KAYSVILLE — Deb Christensen is glad for every morning that she wakes up.
She is glad to see the alarm going off and glad to start a new day.
When she was 55, Christensen was diagnosed with breast cancer and had chemotherapy, radiation and surgery.
For two years, she has been cancer-free, and she celebrated last Friday at the Relay for Life in Kaysville’s Heritage Park.
Dozens of survivors joined her for the first lap and were met by caregivers half-way through. In a symbolic gesture, the caregivers then accompanied the survivors to the finish.
After their joint walk, the relay began and team members walked in turns through the night to raise money for cancer research and as a show of support to those who have fought the long battle.
“It’s really cool that everybody’s supporting us,” said Sara Tesch. The 13-year old had leukemia in preschool but is now pleased she only has to go to the doctor once a year instead of every week like she used to.
“It helps you cope with everything and makes you feel good,” said Pam Miller of the relay. She faced and fought cancer in 1993, 2003 and 2009 and still has it, she said.
“Every year you come to this and look for people you know and hope they still survive,” said Miller.
Claudia Branch has had cancer three times. Lupe Emlet had cancer in her tonsils that spread to her lymph nodes. She has been cancer-free for five years.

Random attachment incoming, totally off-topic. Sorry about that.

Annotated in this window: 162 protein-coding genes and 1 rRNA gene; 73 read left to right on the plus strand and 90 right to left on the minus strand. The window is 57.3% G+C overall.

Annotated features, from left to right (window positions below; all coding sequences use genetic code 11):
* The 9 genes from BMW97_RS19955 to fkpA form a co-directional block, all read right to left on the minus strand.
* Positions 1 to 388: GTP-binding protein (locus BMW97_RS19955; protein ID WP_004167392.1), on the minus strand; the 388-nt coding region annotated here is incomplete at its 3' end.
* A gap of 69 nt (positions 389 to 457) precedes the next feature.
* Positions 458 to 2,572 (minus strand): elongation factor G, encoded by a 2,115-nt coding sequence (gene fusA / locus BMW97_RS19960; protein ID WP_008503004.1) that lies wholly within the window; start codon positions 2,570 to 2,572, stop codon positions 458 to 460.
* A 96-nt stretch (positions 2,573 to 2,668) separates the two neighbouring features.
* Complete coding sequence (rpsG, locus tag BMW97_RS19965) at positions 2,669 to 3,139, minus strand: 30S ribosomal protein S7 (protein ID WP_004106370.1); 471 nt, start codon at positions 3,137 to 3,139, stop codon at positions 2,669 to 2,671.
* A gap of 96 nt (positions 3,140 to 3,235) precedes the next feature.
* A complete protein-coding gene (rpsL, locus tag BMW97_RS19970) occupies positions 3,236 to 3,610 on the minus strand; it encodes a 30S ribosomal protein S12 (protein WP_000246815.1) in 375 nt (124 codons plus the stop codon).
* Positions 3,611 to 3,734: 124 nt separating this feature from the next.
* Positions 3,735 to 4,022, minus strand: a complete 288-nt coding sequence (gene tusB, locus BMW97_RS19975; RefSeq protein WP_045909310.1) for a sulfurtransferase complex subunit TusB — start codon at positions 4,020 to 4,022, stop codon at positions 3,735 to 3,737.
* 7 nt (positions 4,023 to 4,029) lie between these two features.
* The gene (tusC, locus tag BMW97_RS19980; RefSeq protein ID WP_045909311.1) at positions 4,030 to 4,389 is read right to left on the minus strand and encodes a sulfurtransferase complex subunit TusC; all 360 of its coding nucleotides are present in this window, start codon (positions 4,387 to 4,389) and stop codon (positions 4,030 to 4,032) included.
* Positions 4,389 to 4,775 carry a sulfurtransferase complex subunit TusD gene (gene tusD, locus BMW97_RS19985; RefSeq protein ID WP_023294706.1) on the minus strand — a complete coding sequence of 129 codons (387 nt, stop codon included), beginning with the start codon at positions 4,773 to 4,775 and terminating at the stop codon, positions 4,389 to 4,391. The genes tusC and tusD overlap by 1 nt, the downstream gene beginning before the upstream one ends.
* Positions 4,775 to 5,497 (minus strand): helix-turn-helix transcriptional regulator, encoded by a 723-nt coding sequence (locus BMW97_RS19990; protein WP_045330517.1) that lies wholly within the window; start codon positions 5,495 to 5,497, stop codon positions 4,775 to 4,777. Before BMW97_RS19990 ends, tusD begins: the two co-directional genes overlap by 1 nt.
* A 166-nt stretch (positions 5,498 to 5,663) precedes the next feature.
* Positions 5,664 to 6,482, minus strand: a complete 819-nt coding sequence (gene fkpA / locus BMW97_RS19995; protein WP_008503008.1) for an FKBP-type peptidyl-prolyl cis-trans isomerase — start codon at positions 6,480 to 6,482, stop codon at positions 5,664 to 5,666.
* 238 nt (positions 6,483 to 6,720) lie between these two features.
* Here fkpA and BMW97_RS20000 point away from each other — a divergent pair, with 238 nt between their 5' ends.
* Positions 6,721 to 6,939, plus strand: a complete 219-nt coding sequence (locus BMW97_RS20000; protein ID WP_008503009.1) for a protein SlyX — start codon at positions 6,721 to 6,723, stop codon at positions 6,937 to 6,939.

“This means a lot to me,” said Dawnell Briggs, who won the battle with ovarian cancer 18 years ago. “I hope all of this will one day help them find a cure.”
Some teams walked in tribute to a relative or friend who died of cancer. At 10 p.m., luminaries decorated to honor them were lit to line the path.
Similar relays take place in 20 countries throughout the world and involve millions of people each year.
The fundraisers are staged to support the American Cancer Society’s effort to “eliminate cancer as a major health threat,” according to its website. The society calls itself the “official sponsor of birthdays.”
Chris Cook, who successfully fought childhood teratoma, is hopeful.
“If they can send a robot to Mars and send back pictures, I think they can stop cancer. They just need to put money in the right places,” he said.
“Finish the fight,” was the theme printed on T-shirts this year, and many expressed that hope.
“We can beat this thing,” said Christensen.
“Everybody can take steps,” she said. “You can eat better, exercise, take care of yourself, take steps to catch it, and then you don’t have to go through what I did.”
She wants all women to get mammograms from 40 on, and others to get appropriate early detection tests or make lifestyle changes to help with prevention.
“Every little bit you can do counts,” she said.